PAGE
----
Background: An increasing number of male patients are presenting for treatment of male chest deformity after massive weight loss. The authors prefer to preserve the nipple-areola complex on a dermoglandular pedicle. They sought to identify detectability of technique, assess patient satisfaction, and outline a treatment algorithm for this population.
Methods: Ten male massive weight loss patients underwent chest-contouring procedures over a period of 6 years and were surveyed to identify satisfaction with reconstruction. Preoperative photographs were used to devise a classification system. Twenty-seven medical professionals evaluated and rated digital photographs of the patients.
Results: Eight patients had pedicled reconstructions and two had free-nipple grafts. Mean age was 42.9 ± 9.5 years, mean pre–weight loss body mass index was 54.1 ± 10.6, post–weight loss body mass index was 29.4 ± 4.5, and mean change in body mass index was 24.8 ± 9.7. All patients would have surgery again, nine would recommend it to a friend, six would go shirtless in public, nine reported no loss of nipple sensation, and three reported dysesthesias of the nipple-areola complex. Medical professionals reproducibly associated poor wound healing with free-nipple grafting and rated poorly positioned nipple-areola complexes with low aesthetic scores. Medical professional scores for chest contour and nipple-areola complex aesthetics did not correlate with technique and were lower than scores provided by the patients.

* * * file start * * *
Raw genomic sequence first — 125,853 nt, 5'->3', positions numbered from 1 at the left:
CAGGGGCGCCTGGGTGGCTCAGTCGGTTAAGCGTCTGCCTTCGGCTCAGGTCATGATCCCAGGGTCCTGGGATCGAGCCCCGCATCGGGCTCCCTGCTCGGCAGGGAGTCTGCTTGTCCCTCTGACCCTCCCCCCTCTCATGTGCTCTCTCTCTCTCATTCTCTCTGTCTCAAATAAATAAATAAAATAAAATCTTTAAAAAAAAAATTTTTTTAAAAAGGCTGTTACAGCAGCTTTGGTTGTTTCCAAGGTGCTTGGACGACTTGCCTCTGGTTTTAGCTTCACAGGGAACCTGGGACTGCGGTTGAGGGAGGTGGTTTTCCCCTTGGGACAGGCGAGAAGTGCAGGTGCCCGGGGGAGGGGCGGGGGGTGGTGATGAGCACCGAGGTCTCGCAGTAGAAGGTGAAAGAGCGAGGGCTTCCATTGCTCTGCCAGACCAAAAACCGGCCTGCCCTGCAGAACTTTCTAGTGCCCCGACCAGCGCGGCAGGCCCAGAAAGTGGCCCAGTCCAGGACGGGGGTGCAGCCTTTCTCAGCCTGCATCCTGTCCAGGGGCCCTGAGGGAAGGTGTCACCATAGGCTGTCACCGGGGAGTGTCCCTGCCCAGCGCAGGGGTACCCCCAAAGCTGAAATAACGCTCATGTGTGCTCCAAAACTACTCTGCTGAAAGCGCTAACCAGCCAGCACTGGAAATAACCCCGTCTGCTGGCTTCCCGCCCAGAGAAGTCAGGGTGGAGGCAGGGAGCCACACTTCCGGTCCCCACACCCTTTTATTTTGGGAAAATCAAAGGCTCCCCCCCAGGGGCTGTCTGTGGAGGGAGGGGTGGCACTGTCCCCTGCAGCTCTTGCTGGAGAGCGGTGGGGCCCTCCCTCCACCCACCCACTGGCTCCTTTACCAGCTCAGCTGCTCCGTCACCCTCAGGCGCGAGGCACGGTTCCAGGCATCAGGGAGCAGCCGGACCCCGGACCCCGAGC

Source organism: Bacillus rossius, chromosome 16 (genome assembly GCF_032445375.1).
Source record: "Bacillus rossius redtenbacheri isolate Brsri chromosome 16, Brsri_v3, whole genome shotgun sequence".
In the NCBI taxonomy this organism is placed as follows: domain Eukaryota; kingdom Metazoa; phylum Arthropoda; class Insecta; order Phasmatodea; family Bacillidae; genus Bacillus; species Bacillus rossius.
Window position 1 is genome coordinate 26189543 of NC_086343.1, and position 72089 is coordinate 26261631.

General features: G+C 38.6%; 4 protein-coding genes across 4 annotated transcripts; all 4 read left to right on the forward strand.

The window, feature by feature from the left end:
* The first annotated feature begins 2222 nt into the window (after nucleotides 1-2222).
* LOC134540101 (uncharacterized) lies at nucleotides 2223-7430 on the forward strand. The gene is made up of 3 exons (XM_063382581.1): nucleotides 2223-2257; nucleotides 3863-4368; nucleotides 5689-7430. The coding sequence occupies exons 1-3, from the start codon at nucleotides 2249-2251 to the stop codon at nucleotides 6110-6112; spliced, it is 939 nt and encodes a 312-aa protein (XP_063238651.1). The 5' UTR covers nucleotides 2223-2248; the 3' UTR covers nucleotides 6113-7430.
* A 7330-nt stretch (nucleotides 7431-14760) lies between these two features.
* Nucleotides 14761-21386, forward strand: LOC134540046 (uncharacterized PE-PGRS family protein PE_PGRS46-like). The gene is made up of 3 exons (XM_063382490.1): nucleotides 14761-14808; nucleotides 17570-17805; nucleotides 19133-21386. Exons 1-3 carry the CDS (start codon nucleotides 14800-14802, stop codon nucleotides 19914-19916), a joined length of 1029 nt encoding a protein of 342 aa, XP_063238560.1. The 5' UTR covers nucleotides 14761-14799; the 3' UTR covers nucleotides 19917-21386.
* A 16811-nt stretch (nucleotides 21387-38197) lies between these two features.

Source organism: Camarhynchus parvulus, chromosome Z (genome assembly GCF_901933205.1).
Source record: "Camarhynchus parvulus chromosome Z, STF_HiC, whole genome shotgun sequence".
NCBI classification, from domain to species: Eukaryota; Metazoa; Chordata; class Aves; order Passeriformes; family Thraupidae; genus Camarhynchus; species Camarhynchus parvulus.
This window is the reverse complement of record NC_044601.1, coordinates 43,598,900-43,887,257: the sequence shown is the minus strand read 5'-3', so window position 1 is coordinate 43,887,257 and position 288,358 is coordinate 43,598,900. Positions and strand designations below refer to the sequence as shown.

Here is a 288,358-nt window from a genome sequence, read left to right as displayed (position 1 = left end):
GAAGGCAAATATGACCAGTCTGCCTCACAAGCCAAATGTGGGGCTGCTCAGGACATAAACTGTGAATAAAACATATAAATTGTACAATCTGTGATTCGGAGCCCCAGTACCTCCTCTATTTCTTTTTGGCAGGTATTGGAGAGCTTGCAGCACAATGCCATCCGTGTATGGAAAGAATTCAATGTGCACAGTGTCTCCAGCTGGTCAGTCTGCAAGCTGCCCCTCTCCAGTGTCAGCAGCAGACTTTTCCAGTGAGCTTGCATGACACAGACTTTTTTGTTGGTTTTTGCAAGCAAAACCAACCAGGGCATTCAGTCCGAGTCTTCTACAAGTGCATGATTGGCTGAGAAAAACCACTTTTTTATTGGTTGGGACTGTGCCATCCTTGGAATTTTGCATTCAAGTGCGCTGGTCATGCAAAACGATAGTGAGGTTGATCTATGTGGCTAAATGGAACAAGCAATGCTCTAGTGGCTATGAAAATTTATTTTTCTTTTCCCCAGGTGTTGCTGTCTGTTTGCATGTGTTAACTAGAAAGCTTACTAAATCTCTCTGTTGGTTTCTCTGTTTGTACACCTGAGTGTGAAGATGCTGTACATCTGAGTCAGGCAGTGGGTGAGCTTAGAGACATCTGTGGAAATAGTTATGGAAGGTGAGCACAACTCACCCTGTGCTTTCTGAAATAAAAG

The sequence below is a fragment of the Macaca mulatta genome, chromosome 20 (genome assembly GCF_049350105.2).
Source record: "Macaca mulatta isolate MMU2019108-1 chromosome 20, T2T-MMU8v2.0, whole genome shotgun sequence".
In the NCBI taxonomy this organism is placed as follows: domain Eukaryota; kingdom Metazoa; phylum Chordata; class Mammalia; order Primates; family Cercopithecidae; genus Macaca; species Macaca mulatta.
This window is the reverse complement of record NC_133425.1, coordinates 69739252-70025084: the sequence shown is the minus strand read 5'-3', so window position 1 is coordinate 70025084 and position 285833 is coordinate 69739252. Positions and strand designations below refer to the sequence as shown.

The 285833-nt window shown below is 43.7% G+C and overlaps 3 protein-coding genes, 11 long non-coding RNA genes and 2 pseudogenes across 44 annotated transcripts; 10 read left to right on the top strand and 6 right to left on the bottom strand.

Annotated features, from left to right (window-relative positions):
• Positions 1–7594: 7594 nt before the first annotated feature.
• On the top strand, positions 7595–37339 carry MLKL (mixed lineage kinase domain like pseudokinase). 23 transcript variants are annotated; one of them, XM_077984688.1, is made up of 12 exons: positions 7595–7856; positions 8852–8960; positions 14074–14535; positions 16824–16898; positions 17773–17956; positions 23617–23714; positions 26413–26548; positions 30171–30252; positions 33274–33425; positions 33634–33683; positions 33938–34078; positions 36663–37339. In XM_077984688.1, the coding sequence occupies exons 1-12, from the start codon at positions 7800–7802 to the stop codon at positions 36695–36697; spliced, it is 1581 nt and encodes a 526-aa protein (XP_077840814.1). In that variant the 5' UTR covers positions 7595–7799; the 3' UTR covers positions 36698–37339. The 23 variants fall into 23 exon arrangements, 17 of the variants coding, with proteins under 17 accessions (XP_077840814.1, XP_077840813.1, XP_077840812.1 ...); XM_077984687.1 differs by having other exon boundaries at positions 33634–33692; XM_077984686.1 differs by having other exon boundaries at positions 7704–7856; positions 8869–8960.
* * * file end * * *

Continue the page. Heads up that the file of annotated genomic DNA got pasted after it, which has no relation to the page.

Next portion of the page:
Conclusions: Patient satisfaction for treatment of the male chest deformity after massive weight loss is high. In carefully selected patients, preservation of the nipple-areola complex on a dermoglandular pedicle can aid in achieving an optimal aesthetic result.